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Who’s Who: Elmer McVey

Sudbury Living Magazine October 30, 2013 Sudbury's Stories, Uncategorized No Comments on Who’s Who: Elmer McVey

Elmer McVey

Elmer McVey was born in Chapleau in 1920 and moved to Sudbury in 1931. Like so many men during The Depression, he found work at Inco, and he was employed there for 43 years. He was instrumental in the union drive of Inco workers.

He served on the bargaining committee for Mine Mill Local 598, and United Steelworkers of America Local 6500. He was president of the Sudbury and District Labour Council for 10 years. McVey was also an active member of the New Democrat Party, and served as an executive member of the provincial party.

He was a member of the Sudbury Hydro board of directors for many years, and served on the Ontario Hydro board. He was on the board of governors at Laurentian University from 1978 to 1987. A bursary was set up in his name at the university. The Elmer McVey Bursary is awarded to a full or part-time student in the labour and trade union studies program.

A president of the Sudbury Labour Council, McVey was one of the members of Sudbury 2001, a group of community leaders who came together to find solutions to Sudbury‘s economic woes in the late 1970s and early 1980s. McVey died in 1998.

From Northern Life, May 10, 2007

Sudbury Labour Council celebrates 50th anniversary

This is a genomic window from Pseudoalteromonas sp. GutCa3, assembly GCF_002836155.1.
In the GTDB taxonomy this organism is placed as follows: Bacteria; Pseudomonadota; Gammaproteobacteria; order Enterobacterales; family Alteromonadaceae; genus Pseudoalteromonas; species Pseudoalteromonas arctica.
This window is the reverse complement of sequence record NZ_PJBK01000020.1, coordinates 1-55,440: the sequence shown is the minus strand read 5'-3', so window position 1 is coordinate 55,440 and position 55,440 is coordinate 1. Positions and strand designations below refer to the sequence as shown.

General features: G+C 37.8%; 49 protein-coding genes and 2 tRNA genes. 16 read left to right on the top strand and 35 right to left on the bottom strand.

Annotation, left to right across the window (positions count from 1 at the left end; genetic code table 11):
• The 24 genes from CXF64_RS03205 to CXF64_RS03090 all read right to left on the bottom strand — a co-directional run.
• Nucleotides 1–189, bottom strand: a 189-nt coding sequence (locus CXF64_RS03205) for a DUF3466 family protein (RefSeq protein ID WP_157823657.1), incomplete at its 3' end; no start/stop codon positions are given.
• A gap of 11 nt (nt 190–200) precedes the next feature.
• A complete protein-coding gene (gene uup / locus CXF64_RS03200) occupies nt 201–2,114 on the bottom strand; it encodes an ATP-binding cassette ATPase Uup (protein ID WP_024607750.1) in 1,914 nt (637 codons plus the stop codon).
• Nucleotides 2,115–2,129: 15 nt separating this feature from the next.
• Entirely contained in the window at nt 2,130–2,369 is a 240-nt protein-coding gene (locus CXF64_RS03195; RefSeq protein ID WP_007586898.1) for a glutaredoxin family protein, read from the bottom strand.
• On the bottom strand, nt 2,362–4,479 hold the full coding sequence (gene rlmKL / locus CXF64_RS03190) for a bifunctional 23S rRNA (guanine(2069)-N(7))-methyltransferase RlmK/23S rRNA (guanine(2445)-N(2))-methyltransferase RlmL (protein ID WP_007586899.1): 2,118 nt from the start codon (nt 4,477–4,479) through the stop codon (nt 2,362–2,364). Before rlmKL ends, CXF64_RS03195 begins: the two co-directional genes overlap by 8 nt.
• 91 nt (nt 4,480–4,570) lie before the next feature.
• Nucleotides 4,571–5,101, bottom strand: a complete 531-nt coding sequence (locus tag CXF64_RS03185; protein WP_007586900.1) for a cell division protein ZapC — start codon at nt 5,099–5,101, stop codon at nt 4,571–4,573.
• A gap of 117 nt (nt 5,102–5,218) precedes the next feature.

The year was 1957.

A surprise victory by Progressive Conservative Party leader John Deifenbaker over Prime Minister Louis St. Laurent during the federal election marked the end of 22 years of Liberal government.

The Progressive Conservative Party ruled provincial politics at the time too, with Leslie Frost at the helm as premier from 1949 to 1961.

It was also the year the Sudbury & District Labour Council (SDLC) was formed. The SDLC is celebrating 50 years of activism in the Sudbury community with an anniversary celebration May 26.

An open invitation is extended to anyone, or any organization, that has been involved with the labour council over the years. The anniversary celebration will feature guest speakers, including Canadian Labour Congress president Ken Georgetti, a video retrospective, dinner, and a dance.

With 50 years of history in the community, the role of the SDLC has evolved over time, but its primary mandate is to represent the national voice of labour in Greater Sudbury.

We are the Canadian Labour Congress (CLC) in your community,” said SDLC representative Harvey Wyers.

The CLC was created in 1956 following the amalgamation of the Trades and Labour Congress of Canada and the Canadian Congress of Labour, the two major labour congresses in Canada at the time. The CLC passed a motion declaring all cities should have a labour council, and a year later the doors opened to the SDLC in Sudbury.

In the early days the SDLC was actually an organizing vehicle,” Wyers explained. “But, as the unions became stronger, they took over the organizing aspect.”